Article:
counterfeiter is a command-line tool for generating fake implementation of Go interfaces.

One of the best things we can do when writing Go programs is to design our components’ dependencies to be based on local interfaces. By local I mean interfaces which are needed and defined by a given component. Consider the following example: we have a http server, a service component and a database dependency.

 1
 2
 3
 4
 5
 6
 7
 8
 9
10
11
12
package main

func main() {
	// initialize some kind of database
	db := storage.New()
	
	// our service depends on a database
	svc := service.New(db)
	
	http.HandleFunc("/example", svc.Example)
	log.Fatal(http.ListenAndServe(":8080", nil))
}
 1
 2
 3
 4
 5
 6
 7
 8
 9
10
11
package storage

type DB struct {}

func New() *DB {
	return &DB{}
}

func (db *DB) SomeData() (*service.Data, error) {
	... // return data from database
}
 1
 2
 3
 4
 5
 6
 7
 8
 9
10
11
12
13
14
15
16
17
18
19
20
21
22
23
24
25
26
27
28
package service

type Storage interface {
	SomeData() (*Data, error)
}

type Data struct{
	Value int
}

type Service struct {
	db Storage
}

func New(db Storage) *Service {
	return &Service{db:db}
}

func (s *Service) Example(w http.ResponseWriter, r *http.Request) {
	// do something that requires using the database
	data, err := s.db.SomeData()
	if err != nil {
		...
	}

	// do something with data and write response
	...
}

The service component has a database dependency. It may be any kind of external object - client to another service, a cache/database, message queue, whatever. This dependency is expressed as an interface inside the service package. In effect, the service is telling its initialiser: when you create me, please give me an object which implements my service.Storage interface, cause that’s what I need to execute my functions.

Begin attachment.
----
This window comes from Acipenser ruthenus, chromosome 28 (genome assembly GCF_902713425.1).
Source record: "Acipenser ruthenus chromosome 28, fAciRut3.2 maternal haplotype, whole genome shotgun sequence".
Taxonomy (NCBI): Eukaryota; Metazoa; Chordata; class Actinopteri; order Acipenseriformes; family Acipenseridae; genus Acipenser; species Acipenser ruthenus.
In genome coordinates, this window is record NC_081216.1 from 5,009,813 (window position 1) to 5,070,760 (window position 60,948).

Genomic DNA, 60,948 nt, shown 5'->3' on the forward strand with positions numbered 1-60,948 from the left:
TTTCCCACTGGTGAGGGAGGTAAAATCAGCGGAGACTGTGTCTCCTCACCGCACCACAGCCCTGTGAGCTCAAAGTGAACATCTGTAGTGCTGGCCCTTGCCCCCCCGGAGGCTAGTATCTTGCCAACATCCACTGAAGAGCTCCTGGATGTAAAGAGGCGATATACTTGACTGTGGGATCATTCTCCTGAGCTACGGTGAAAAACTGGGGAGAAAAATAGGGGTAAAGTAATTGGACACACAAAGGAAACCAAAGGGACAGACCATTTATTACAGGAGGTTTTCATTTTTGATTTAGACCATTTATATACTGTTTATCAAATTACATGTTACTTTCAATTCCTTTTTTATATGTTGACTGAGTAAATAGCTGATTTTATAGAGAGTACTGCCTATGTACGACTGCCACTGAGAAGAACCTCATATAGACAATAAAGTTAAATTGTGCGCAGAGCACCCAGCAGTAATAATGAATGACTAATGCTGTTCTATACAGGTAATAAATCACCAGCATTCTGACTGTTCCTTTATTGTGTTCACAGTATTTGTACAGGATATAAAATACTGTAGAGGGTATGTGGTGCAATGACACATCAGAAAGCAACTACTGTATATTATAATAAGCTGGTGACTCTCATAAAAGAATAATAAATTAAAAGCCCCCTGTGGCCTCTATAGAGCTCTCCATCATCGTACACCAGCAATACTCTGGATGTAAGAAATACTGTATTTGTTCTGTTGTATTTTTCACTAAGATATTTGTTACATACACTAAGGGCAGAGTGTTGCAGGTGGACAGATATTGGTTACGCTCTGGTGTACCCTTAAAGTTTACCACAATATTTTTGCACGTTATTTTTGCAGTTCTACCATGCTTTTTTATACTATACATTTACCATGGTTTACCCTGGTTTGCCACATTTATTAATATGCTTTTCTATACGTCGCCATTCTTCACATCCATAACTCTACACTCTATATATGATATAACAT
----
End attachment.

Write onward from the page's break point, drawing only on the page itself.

The benefits of this pattern are big. The service component doesn’t know and care how the storage dependency is implemented. All it knows and cares about is that it has a SomeData() (*Data, error) function. We can supply whatever object we wish to the service, as long as it implements the interface.

Here comes the counterfeiter

A common use case for using dependency interfaces, is that we can write service component unit tests with 100% coverage, by using a fake implementation of the service.Storage interface.

counterfeiter generates fake implementations for interfaces. To generate a fake implementation for service.Storage, we add a go:generate directive in the service package.

1
2
3
4
5
6
7
8
package service

//go:generate counterfeiter . Storage

Storage interface {
	SomeData() (*Data, error)
}
...

Another way is to manually run from terminal in the service folder the counterfeiter . Storage command.

1
2
$ counterfeiter . Storage
Writing `FakeStorage` to `servicefakes/fake_storage.go`... Done

After the command is executed, it creates a fake folder with FakeStorage implementation of the service.Storage interface. When writing unit tests, we would initialise our service component with the fake object and manipulate its API to cover all code branches and use of the database dependency.

Checkout the counterfeiter docs for more info and examples.